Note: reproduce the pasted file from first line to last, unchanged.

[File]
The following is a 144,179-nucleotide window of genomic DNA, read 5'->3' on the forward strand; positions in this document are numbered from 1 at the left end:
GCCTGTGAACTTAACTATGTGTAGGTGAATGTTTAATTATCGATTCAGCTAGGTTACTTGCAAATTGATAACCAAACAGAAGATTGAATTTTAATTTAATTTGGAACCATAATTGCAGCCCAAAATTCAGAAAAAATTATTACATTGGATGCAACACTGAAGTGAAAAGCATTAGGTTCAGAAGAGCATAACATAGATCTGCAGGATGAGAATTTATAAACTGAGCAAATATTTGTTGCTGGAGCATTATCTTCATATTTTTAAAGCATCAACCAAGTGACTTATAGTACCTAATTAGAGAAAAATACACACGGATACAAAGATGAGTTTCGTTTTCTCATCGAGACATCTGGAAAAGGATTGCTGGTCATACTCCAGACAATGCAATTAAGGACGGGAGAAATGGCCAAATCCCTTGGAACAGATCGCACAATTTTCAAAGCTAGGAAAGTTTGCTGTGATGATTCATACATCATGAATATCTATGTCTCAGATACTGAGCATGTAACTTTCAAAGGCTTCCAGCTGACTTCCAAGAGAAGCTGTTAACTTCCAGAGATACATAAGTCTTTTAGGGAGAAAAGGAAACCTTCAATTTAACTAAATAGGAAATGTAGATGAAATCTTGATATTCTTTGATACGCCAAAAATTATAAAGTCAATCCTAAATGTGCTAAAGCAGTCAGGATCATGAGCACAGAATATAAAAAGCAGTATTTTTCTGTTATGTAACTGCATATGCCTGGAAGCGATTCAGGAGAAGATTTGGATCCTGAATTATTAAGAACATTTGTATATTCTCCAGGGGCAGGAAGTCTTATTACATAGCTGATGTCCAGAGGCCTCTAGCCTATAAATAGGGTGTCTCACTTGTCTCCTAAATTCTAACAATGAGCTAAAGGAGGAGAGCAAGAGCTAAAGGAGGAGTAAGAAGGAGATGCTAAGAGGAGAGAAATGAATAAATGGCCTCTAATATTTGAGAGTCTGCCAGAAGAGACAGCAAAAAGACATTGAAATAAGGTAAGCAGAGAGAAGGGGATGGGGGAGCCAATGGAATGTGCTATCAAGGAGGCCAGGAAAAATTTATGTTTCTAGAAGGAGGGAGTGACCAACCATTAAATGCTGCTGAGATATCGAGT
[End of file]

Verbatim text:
The following is a 144,179-nucleotide window of genomic DNA, read 5'->3' on the forward strand; positions in this document are numbered from 1 at the left end:
GCCTGTGAACTTAACTATGTGTAGGTGAATGTTTAATTATCGATTCAGCTAGGTTACTTGCAAATTGATAACCAAACAGAAGATTGAATTTTAATTTAATTTGGAACCATAATTGCAGCCCAAAATTCAGAAAAAATTATTACATTGGATGCAACACTGAAGTGAAAAGCATTAGGTTCAGAAGAGCATAACATAGATCTGCAGGATGAGAATTTATAAACTGAGCAAATATTTGTTGCTGGAGCATTATCTTCATATTTTTAAAGCATCAACCAAGTGACTTATAGTACCTAATTAGAGAAAAATACACACGGATACAAAGATGAGTTTCGTTTTCTCATCGAGACATCTGGAAAAGGATTGCTGGTCATACTCCAGACAATGCAATTAAGGACGGGAGAAATGGCCAAATCCCTTGGAACAGATCGCACAATTTTCAAAGCTAGGAAAGTTTGCTGTGATGATTCATACATCATGAATATCTATGTCTCAGATACTGAGCATGTAACTTTCAAAGGCTTCCAGCTGACTTCCAAGAGAAGCTGTTAACTTCCAGAGATACATAAGTCTTTTAGGGAGAAAAGGAAACCTTCAATTTAACTAAATAGGAAATGTAGATGAAATCTTGATATTCTTTGATACGCCAAAAATTATAAAGTCAATCCTAAATGTGCTAAAGCAGTCAGGATCATGAGCACAGAATATAAAAAGCAGTATTTTTCTGTTATGTAACTGCATATGCCTGGAAGCGATTCAGGAGAAGATTTGGATCCTGAATTATTAAGAACATTTGTATATTCTCCAGGGGCAGGAAGTCTTATTACATAGCTGATGTCCAGAGGCCTCTAGCCTATAAATAGGGTGTCTCACTTGTCTCCTAAATTCTAACAATGAGCTAAAGGAGGAGAGCAAGAGCTAAAGGAGGAGTAAGAAGGAGATGCTAAGAGGAGAGAAATGAATAAATGGCCTCTAATATTTGAGAGTCTGCCAGAAGAGACAGCAAAAAGACATTGAAATAAGGTAAGCAGAGAGAAGGGGATGGGGGAGCCAATGGAATGTGCTATCAAGGAGGCCAGGAAAAATTTATGTTTCTAGAAGGAGGGAGTGACCAACCATTAAATGCTGCTGAGATATCGAGT